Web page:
Eliminate The Waste of Waiting

Posted by on May 5, 2011 in Lean | 0 comments

Waiting or delay is the waste incurred if people, systems, materials, or information is waiting for something to be completed before being utilized in the process.
In a manufacturing environment, it occurs when a process is out of parts or a piece of equipment breaks down and people are waiting to get started again.  In the office, it occurs when a person is waiting for information or another person before they can complete their task.  
From a customer perspective, there is a delay in getting the goods and services they want.  For example in healthcare, patients wait for diagnosis, treatment, beds, testing, and discharge.  Physicians wait for patient lab results.
Other examples include:
  • Customers waiting in line at a store checkout
  • Files and documents waiting for signatures or approval
  • Customers waiting in a phone queue
  • IT system failure
  • Time taken to respond to customer requests, i.e., loans, medical visits, insurance needs, etc.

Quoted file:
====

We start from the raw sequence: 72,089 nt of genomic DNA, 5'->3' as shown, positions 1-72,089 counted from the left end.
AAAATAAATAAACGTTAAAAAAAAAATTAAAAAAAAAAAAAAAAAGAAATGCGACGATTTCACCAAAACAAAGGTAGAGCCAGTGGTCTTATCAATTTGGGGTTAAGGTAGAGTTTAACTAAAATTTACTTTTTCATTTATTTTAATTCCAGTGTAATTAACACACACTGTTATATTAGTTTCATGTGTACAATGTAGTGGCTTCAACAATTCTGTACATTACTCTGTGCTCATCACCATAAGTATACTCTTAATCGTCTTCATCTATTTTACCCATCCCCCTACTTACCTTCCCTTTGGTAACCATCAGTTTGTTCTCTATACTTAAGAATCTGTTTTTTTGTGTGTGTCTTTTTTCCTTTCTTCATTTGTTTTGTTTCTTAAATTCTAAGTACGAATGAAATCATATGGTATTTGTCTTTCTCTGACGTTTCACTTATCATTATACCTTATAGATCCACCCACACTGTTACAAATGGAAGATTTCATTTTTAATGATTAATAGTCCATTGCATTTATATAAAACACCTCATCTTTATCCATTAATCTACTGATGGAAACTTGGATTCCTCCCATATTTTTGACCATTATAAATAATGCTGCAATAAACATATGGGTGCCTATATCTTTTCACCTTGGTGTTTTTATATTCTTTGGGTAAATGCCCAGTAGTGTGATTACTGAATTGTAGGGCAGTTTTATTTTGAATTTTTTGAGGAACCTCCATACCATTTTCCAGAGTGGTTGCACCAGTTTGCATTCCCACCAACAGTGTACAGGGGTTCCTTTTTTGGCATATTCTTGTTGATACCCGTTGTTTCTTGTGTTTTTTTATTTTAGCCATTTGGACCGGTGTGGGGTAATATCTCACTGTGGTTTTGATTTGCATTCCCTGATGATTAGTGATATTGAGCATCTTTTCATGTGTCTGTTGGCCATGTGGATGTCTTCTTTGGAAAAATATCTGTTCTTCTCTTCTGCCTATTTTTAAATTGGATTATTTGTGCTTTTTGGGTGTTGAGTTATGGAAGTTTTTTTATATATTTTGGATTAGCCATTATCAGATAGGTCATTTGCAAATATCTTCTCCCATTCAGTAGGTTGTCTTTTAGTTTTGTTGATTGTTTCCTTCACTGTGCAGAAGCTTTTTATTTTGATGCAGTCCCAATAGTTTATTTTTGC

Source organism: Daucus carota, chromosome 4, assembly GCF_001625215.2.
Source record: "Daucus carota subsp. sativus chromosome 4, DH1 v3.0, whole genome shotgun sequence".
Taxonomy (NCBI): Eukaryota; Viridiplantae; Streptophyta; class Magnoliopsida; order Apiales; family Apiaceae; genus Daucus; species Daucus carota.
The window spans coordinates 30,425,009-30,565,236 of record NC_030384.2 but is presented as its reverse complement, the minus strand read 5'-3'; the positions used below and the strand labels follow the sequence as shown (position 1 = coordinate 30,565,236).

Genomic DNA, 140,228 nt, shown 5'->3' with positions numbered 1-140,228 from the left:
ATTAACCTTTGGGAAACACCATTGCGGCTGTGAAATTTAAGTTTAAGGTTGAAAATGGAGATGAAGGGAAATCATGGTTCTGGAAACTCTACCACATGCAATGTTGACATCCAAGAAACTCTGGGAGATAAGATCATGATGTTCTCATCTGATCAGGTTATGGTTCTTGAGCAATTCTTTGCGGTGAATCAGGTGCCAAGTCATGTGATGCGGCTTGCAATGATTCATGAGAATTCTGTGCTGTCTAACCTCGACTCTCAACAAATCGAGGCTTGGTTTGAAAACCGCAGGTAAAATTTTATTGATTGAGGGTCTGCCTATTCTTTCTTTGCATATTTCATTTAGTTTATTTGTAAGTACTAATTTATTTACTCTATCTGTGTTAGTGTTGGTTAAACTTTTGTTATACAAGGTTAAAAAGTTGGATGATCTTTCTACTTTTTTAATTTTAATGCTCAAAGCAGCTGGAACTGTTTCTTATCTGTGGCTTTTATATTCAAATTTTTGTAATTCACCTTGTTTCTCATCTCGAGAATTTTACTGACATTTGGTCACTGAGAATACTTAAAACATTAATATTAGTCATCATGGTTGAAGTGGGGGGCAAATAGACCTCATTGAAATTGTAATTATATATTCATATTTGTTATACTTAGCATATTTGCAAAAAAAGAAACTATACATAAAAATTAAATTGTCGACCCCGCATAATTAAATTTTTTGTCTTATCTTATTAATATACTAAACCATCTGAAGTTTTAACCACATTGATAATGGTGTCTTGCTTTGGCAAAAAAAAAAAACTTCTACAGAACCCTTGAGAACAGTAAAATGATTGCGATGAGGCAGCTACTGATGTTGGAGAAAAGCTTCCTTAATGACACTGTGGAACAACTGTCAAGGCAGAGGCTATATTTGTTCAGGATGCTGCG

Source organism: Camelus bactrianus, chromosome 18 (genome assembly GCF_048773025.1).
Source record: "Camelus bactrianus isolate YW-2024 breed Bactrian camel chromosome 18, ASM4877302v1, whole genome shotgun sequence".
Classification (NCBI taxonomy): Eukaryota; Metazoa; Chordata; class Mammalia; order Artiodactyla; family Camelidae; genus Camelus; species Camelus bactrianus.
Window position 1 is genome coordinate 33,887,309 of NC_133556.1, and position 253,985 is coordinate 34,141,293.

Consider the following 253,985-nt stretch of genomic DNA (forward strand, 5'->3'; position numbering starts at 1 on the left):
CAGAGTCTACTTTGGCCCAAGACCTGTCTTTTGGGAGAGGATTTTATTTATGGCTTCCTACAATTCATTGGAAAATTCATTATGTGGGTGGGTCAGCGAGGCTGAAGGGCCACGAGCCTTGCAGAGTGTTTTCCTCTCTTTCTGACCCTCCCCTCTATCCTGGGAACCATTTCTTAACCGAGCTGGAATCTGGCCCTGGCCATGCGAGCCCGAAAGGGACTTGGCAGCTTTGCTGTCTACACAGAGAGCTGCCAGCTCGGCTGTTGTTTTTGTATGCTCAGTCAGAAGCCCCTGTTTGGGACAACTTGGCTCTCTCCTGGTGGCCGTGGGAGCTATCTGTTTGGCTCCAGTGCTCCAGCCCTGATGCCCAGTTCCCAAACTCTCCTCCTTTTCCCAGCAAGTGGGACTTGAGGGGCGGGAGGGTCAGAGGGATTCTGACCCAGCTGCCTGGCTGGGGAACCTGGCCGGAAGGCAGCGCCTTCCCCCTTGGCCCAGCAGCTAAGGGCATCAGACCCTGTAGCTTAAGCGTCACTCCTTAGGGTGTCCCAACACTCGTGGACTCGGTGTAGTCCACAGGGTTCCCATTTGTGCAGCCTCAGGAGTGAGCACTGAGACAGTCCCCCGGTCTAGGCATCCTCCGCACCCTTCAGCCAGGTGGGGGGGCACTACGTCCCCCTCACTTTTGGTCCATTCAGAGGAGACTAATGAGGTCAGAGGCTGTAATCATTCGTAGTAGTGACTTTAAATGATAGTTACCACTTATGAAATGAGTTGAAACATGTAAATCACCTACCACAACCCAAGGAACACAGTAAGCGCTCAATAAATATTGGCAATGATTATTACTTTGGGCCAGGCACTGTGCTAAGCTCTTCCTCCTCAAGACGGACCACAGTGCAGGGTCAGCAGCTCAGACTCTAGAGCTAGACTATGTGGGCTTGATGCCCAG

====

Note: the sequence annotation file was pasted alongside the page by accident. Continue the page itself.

How many times have you gone to a scheduled meeting to find some of the participants late and the meeting delayed until everyone got there?
Waiting usually results from one or more of the following problems:
  • Unbalanced workload
  • Inefficiencies in automation
  • Poor planning and scheduling
  • Improper communication

Here are some suggestions for eliminating the waste of waiting:
  • Balance the workload by redistributing tasks in the process
  • Establish a pull system
  • Eliminate unnecessary approval processes
  • Build other tasks into the daily work schedule so that employees are occupied during waiting periods
  • Prevent delays by providing for backups, i.e., opening up other checkout lines at grocery and retail stores

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